The other person Rabbi Dessler cites is someone brought up in a good home with strong moral values. This person would have not the slightest temptation to steal a penny. Does that mean that he or she has no bechira-point where the tests of spiritual ascent are going to be faced? No, this person must have challenges too, through which they can elevate spiritually. While theft is not a real possibility here, in this case the bechira-point might refer to another aspect of relationship to property, like how much charity he or she gives, and whether giving is done generously, and with a pleasant demeanor.

So we all have bechira-points where we find choices to be challenging and the reality is that we could go either way. Your bechira-points define the front-line in your spiritual struggle. On one side is the territory of the yetzer hatov [good inclination] and on the other that of the yetzer hara [evil inclination].

Rungs on the Ladder

Rabbi Dessler concludes his discussion by advising us that this bechira-point does not remain static:

With each good choice successfully carried out, the person rises higher in spiritual level; that is, things that were previously in the line of battle are now in the area controlled by the yetzer hatov and actions done in that area can be undertaken without struggle and without bechira. And so in the other direction. Giving in to the yetzer hara pushes back the frontier of the good, and an act which previously cost one a struggle with one's conscience will now be done without bechira at all.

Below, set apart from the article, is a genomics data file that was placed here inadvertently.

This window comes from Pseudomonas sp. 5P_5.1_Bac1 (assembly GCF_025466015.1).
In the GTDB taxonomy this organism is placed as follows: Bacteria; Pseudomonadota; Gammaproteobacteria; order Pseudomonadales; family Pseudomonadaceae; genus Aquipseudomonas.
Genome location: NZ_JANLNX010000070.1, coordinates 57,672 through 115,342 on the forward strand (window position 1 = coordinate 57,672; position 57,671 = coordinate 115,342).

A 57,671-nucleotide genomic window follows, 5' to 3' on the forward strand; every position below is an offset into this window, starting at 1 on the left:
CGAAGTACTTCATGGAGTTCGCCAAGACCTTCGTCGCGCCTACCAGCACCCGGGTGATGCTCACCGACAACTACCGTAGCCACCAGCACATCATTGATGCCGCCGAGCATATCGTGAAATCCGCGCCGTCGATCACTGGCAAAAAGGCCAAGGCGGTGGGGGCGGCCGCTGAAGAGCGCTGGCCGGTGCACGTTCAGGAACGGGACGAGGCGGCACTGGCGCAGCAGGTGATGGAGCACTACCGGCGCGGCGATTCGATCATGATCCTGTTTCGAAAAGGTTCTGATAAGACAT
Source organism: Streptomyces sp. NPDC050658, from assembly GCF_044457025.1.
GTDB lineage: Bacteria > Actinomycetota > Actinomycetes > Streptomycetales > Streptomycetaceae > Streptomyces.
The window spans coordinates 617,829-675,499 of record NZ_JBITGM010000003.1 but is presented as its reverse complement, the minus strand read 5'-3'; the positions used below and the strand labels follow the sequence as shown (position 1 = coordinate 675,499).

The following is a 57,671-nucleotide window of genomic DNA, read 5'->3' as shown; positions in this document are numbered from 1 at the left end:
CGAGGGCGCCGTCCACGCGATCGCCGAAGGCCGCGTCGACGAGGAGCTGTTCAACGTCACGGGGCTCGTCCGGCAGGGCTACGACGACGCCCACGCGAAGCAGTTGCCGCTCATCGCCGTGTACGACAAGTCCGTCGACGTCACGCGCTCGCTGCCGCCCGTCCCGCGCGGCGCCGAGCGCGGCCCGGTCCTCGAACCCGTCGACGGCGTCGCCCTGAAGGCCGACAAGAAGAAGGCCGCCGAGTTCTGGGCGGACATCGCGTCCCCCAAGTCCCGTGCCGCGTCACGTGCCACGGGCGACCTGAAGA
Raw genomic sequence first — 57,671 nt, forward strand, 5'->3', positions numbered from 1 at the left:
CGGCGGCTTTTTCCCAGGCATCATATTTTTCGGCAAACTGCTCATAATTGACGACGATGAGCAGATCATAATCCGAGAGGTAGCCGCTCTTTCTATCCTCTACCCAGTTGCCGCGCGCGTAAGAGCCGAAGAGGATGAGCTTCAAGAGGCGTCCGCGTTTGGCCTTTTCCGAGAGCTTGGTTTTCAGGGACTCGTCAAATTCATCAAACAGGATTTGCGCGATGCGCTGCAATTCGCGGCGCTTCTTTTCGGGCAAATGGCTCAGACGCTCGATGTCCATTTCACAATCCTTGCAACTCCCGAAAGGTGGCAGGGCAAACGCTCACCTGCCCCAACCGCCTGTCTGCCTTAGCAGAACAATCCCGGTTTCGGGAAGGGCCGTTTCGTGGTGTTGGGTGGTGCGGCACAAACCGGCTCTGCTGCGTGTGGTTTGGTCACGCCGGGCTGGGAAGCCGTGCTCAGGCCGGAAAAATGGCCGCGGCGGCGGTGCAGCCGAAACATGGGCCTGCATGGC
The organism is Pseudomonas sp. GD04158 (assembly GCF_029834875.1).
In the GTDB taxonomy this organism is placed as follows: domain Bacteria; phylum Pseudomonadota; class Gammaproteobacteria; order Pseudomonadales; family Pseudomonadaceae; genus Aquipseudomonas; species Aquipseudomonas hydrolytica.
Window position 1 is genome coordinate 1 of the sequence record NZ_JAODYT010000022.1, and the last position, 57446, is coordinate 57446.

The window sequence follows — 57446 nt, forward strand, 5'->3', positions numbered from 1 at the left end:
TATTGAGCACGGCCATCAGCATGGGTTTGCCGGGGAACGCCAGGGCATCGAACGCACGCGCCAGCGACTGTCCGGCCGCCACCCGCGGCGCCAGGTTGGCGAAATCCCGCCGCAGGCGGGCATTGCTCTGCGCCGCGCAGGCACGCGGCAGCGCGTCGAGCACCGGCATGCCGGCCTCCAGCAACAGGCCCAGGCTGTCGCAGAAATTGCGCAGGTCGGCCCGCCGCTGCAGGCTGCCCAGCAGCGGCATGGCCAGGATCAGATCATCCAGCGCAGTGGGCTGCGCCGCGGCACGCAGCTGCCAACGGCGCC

Think of those choices that often confront you where you really do experience the possibility of going either way. Do you waver over the second piece of dessert? Is reaching into your purse or wallet a struggle with an uncertain outcome? Do you know you should call or visit a sick friend, and yet you hesitate and vacillate over actually doing it? Do you look at the sink full of dishes and lean this way and that way and back again and go all around over whether the responsibility is yours?

These points represent the greatest potential to ascend spiritually.

You may see yourself reflected in some of these examples, or you may be able to name your own. Wherever your bechira-points may be, rest assured that you have them. They represent not only places of uncertainty in your behavior, but they are also the openings where you have the greatest potential to ascend spiritually. It is important to recognize that each choice you make can be a rung on the ladder of your spiritual ascent (or, unfortunately, the opposite).

Just as your spiritual curriculum and set of bechira-points are distinctive to you, so does your inner adversary, your yetzer hara, come at you with challenges that are ly tailored just to you. You're only going to be tempted or pushed in regard to traits and choices that are personal challenging for you. Perhaps you know you should be more patient with your spouse or children and you want to be, but as soon as you set that resolution, whose inner voice is it that points out to you how outrageous it is that they are so slow or late? You want to open your hand in charity, but as soon as you make the first move to reach into your pocket, where does the thought originate that wonders whether you will have enough for yourself. You decide to lose a few pounds, so who is it who tells you that having only one more won't matter?

Excerpted from: "Everyday Holiness: The Jewish Spiritual Path of Mussar" (Trumpeter, 2007)